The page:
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NGOs commit to a sustainable food system transformation in Southeast Asia

9 April 2019, at 9:56a.m.

The International Rice Research Institute (IRRI), WorldFish, and the International Water Management Institute (IWMI) have signed a five-year tripartite Memorandum of Understanding (MoU) regarding sustainable aquaculture in Southeast Asia

The agreement provides a framework for cooperation on research for development initiatives focused on the sustainable intensification and management of rice-fish production systems in irrigated landscapes and wetlands in Southeast Asia.

The agreement aligns with the CGIAR 2030 Plan which calls for transformations of its research programs to usher in a "food systems revolution" to tackle challenges related to sustainability, nutrition, genetics, socioeconomics, information and to contribute to the United Nations Sustainable Development Goals (SDGs) through greater cooperation between centres.

"This agreement exemplifies a food systems approach to transforming the global rice sector. The combined global research expertise and influence of IRRI, WorldFish, and IWMI in the core elements of diets such as rice and fish, as well as land and water systems make this strategic collaboration essential to a food systems revolution," said IRRI’s Director General Dr Matthew Morell.

Previous individual and joint program partnerships involving IRRI, WorldFish, and IWMI have yielded positive results. Among them include the CGIAR Challenge Program on Water and Food (2004), and an earlier project on fish-rice between IRRI and WorldFish with Bangladesh research and non-profit agencies.

More recently, WorldFish, IRRI, and IWMI came together for the Australian Centre for International Agricultural Research (ACIAR)-funded Development of Rice Fish Systems (RFS) in the Ayeyarwady Delta project. The project aims to improve the productivity and profitability of rice-fish systems in Myanmar and seeks to benefit small-scale rice farming households, and fishers by diversifying production in rice-based farming systems and landscapes, enhancing resilience of rice-based farming systems.

WorldFish Director General Dr Gareth Johnstone shared that the multi-agency partnership provides a strategic push for wider research, promotion, and implementation of integrated rice-fish systems and builds on previous successes of WorldFish and its partners.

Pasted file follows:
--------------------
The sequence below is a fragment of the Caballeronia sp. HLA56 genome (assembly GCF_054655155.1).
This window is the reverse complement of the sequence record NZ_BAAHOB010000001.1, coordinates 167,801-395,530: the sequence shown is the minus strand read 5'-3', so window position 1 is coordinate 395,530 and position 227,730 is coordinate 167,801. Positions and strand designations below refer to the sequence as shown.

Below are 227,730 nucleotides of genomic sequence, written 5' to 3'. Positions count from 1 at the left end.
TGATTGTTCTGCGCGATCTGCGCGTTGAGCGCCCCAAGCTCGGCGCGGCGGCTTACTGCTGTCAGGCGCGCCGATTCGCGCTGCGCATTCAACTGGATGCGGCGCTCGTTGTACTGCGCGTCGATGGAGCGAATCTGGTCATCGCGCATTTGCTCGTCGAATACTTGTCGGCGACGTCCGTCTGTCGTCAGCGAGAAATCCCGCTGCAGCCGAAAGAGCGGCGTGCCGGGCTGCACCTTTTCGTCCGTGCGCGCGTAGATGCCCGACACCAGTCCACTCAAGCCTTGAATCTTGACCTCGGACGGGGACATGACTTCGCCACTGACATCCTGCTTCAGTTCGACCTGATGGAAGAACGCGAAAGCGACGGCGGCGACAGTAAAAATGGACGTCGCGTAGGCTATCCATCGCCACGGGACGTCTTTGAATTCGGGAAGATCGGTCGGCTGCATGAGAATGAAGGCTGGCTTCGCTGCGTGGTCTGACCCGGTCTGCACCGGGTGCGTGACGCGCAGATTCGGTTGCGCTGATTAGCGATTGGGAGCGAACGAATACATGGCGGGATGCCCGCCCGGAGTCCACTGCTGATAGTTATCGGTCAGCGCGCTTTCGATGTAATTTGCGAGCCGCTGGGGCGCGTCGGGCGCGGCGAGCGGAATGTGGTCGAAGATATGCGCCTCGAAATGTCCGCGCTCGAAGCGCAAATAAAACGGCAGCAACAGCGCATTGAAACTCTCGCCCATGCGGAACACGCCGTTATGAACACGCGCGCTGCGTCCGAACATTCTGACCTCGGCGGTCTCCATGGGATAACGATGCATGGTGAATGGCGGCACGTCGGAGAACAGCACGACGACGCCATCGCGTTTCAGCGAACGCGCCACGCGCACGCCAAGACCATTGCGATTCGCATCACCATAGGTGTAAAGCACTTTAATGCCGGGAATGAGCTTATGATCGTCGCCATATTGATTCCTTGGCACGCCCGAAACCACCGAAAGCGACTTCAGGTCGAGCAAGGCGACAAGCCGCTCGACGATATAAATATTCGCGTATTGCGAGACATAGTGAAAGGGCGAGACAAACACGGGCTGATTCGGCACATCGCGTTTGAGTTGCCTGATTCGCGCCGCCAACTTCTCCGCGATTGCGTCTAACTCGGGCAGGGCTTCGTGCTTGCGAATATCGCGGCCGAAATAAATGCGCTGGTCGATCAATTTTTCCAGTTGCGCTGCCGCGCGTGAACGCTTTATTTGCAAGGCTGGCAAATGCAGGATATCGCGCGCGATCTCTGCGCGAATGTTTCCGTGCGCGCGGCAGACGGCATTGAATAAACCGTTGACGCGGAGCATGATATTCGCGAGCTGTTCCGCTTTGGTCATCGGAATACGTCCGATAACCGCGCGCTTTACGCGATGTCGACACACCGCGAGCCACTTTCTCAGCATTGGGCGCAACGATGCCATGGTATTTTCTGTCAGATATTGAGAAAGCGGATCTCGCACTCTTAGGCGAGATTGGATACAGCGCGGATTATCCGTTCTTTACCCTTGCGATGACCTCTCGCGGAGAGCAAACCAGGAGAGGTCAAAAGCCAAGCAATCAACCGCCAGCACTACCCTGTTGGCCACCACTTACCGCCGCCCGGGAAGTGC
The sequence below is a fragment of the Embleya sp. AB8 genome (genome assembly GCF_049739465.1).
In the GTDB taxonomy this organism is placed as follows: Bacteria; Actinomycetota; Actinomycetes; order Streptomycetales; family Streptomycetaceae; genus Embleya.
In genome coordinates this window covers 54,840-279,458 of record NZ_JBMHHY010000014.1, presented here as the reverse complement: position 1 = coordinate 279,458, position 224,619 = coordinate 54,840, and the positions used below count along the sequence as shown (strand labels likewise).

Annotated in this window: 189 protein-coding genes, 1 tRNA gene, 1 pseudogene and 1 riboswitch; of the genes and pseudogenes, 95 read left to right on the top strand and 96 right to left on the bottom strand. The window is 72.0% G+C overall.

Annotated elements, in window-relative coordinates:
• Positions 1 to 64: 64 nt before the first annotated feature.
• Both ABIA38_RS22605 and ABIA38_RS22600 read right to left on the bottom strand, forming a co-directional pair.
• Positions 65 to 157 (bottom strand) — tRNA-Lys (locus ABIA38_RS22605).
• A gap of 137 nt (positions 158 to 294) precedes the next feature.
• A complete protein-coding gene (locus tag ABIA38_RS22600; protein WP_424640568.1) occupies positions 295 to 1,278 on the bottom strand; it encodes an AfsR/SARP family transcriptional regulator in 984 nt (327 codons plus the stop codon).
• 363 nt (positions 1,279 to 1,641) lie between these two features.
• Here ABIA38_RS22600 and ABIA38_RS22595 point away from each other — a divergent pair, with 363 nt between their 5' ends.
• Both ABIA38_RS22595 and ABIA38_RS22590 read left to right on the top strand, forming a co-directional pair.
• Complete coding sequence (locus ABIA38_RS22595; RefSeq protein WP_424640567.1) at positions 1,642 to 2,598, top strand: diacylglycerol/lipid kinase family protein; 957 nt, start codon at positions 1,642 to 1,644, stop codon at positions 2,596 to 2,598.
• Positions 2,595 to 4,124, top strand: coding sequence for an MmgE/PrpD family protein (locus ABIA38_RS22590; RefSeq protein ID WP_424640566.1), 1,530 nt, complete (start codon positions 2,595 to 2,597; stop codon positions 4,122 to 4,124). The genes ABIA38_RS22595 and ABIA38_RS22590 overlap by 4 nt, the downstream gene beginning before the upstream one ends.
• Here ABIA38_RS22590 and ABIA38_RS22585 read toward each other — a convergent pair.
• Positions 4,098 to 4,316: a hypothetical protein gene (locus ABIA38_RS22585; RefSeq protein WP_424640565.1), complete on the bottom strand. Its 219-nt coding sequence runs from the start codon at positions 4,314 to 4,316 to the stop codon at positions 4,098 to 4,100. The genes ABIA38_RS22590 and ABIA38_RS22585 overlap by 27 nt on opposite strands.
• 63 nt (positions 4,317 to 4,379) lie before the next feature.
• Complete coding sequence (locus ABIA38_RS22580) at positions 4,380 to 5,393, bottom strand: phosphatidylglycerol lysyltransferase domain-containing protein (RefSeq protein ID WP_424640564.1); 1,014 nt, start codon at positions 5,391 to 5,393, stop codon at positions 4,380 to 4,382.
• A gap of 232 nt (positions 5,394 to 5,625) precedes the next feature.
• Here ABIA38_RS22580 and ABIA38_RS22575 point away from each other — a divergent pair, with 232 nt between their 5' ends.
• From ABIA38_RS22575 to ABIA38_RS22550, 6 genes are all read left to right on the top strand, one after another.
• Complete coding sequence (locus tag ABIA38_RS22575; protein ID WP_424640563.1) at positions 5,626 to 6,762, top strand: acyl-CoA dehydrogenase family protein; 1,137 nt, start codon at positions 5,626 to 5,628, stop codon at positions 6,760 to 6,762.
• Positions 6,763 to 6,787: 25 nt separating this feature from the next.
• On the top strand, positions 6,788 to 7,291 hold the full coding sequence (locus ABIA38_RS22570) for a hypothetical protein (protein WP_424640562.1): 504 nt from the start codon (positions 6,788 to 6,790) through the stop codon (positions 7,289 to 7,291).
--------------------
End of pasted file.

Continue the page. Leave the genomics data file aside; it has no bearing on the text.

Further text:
"This partnership helps create better synergies for leveraging our individual research expertise and network strengths to accelerate the sustainable supply of nutritious fish and rice into national, regional, and global food systems. Together, we will also be able to better support regional cooperation by increasing awareness, disseminating knowledge, and scaling critical solutions for this intensification to be truly sustainable."

IMWI’s work on sustainable water and land use converges well with IRRI’s work on landscape-level water management and environmental sustainability.

"What we aim to achieve as individual organisations is interconnected and geared toward the fulfilment of almost the same SDGs. We envision a sustainable food, nutrition, and water secure world and this strategic partnership gets us closer to that goal," said IMWI Deputy Director General - Research for Development, Mark Smith.

Under the MoU, IRRI, WorldFish, and IWMI will co-develop and implement research for development activities to discover the impact of rice-fish production systems on environmental, socioeconomic, and cultural values on land and waterways. The research for development projects will be developed based on themes which include constructed water bodies, rice-fish landscapes, climate resilience and water, trade-offs and foresight analysis, and ICT and big data.

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The growth story of Nireus, Greece

Like all Mediterranean producers, Nireus has a strong need to market their product as fresh, affordable and high quality fish, with traceability as an important asset. Building a stable future for the company on both technical and business knowledge, Nireus realizes that a healthy economy in aquaculture can only be built on healthy fish.

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